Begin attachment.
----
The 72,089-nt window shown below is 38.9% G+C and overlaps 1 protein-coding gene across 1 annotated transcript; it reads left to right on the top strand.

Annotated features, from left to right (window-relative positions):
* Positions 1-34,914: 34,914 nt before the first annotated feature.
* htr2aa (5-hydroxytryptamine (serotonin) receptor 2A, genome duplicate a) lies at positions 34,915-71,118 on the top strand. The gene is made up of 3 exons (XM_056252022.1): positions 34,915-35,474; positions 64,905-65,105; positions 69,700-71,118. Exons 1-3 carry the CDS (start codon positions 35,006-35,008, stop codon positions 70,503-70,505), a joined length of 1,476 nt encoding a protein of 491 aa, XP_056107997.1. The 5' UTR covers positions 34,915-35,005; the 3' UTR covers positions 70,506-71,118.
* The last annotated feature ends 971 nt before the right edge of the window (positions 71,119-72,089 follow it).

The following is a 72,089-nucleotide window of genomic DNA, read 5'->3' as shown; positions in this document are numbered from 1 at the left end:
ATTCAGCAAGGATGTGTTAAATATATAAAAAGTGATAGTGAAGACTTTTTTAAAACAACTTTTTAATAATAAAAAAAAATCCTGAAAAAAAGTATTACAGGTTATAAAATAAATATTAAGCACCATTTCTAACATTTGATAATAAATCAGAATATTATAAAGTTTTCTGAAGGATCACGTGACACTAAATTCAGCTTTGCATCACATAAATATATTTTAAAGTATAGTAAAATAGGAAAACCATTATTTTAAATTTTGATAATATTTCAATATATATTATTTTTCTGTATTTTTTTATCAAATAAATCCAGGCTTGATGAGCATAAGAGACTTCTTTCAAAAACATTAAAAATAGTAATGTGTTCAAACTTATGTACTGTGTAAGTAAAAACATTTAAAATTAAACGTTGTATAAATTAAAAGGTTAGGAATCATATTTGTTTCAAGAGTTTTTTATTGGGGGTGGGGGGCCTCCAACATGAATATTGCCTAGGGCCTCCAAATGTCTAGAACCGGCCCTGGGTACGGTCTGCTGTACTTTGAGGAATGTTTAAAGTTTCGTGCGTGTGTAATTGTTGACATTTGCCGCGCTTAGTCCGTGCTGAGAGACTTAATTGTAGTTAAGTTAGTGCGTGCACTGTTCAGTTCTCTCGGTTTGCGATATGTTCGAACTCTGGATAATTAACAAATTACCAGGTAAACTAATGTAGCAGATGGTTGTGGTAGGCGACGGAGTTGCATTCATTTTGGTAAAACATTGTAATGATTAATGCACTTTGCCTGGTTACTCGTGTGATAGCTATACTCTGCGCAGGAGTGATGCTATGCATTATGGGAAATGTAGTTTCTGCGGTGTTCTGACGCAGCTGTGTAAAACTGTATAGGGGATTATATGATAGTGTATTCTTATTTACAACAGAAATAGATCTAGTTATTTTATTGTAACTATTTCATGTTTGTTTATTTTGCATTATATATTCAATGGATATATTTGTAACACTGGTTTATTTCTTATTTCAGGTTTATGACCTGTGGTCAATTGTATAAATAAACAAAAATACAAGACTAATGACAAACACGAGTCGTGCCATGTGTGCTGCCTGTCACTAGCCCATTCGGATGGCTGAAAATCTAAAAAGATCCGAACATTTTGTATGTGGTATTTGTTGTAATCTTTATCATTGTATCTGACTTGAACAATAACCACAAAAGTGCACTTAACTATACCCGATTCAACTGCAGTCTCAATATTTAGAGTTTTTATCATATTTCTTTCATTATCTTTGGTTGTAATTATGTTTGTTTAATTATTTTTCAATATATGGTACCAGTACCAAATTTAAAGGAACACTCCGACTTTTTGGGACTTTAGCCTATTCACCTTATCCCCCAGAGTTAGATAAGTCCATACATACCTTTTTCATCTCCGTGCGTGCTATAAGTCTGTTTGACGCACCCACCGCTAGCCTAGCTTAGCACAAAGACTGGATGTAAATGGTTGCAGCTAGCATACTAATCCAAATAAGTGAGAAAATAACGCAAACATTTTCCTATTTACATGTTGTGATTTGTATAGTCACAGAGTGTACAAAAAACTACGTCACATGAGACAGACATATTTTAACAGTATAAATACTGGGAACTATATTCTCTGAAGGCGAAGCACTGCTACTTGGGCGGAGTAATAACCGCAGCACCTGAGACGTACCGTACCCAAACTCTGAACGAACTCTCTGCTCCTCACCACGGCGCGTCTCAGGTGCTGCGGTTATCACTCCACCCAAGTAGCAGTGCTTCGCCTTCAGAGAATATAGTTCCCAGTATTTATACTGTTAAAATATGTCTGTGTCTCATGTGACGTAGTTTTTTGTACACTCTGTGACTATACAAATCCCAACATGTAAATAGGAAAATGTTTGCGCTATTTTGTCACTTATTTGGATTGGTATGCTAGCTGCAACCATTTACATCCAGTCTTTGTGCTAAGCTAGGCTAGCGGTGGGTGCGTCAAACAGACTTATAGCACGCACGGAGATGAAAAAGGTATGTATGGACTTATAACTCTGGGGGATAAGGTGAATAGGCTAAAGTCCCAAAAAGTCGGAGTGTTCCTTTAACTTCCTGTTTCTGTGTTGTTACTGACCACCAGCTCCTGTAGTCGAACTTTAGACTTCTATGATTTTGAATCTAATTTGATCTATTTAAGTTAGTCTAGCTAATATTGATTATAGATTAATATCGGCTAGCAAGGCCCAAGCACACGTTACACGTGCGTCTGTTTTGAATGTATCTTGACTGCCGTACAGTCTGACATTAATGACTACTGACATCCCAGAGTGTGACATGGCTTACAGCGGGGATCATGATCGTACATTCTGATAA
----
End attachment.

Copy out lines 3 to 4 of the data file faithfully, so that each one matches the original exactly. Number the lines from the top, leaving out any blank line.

* Positions 1-34,914: 34,914 nt before the first annotated feature.
* htr2aa (5-hydroxytryptamine (serotonin) receptor 2A, genome duplicate a) lies at positions 34,915-71,118 on the top strand. The gene is made up of 3 exons (XM_056252022.1): positions 34,915-35,474; positions 64,905-65,105; positions 69,700-71,118. Exons 1-3 carry the CDS (start codon positions 35,006-35,008, stop codon positions 70,503-70,505), a joined length of 1,476 nt encoding a protein of 491 aa, XP_056107997.1. The 5' UTR covers positions 34,915-35,005; the 3' UTR covers positions 70,506-71,118.